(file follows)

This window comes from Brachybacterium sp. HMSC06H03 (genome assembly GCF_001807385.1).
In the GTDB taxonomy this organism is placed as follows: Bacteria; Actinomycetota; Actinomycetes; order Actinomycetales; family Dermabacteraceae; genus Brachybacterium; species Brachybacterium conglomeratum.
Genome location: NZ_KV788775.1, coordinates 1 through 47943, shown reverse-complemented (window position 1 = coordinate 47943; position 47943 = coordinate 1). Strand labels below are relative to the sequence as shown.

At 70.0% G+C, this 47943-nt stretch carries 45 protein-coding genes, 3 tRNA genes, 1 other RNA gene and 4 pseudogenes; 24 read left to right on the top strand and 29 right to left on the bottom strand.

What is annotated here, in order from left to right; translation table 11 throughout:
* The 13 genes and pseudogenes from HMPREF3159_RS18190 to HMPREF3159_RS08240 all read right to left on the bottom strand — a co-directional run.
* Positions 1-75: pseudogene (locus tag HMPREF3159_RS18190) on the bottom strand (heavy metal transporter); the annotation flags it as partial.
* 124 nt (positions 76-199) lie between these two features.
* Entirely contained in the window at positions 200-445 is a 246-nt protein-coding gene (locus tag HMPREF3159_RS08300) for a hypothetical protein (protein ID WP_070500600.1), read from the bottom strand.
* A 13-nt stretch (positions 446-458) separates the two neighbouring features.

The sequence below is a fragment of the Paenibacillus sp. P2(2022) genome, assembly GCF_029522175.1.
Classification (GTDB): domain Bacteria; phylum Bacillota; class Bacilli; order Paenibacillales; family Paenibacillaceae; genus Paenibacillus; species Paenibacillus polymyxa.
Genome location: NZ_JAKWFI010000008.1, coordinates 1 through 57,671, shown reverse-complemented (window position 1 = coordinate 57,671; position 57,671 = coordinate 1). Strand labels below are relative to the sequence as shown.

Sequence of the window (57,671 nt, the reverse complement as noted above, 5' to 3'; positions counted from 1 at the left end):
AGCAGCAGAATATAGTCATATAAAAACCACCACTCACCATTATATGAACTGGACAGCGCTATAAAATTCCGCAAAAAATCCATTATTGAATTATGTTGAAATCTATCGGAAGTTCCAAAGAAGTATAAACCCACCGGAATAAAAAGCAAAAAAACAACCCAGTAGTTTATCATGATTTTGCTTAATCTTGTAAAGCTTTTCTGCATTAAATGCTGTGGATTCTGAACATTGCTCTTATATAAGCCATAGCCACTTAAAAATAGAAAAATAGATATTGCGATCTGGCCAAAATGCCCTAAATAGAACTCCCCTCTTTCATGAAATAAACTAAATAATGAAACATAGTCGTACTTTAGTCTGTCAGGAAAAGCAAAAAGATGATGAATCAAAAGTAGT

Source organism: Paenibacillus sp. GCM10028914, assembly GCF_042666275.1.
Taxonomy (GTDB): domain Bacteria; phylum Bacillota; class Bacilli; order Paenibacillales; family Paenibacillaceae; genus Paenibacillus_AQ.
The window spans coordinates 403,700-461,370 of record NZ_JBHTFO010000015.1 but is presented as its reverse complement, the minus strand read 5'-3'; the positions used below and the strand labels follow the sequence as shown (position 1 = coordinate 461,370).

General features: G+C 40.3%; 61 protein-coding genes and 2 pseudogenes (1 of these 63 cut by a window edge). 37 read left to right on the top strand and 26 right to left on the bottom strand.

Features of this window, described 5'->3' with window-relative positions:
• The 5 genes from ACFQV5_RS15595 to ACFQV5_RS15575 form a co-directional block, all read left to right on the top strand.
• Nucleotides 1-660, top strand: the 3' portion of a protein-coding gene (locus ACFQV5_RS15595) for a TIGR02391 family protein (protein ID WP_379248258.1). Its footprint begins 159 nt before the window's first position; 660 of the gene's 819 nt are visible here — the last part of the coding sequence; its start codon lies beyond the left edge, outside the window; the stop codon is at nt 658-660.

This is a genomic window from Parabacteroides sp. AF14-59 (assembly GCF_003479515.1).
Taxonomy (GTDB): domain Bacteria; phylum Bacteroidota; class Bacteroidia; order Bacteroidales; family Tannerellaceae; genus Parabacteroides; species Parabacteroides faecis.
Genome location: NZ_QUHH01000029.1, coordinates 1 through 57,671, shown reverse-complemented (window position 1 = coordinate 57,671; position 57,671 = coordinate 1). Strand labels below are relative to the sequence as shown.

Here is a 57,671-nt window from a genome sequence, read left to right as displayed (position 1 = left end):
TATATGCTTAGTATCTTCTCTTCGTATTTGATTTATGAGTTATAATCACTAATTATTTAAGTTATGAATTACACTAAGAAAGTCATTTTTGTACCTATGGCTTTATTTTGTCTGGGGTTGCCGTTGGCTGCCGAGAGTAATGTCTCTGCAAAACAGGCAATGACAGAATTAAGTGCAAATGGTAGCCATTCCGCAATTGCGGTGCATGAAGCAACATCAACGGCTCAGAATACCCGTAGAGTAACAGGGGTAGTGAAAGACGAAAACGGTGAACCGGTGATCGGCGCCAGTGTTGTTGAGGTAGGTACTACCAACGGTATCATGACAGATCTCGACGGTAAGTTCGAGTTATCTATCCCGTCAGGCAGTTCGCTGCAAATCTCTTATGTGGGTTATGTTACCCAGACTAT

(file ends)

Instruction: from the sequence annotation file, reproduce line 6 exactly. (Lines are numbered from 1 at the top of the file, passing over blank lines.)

* The 13 genes and pseudogenes from HMPREF3159_RS18190 to HMPREF3159_RS08240 all read right to left on the bottom strand — a co-directional run.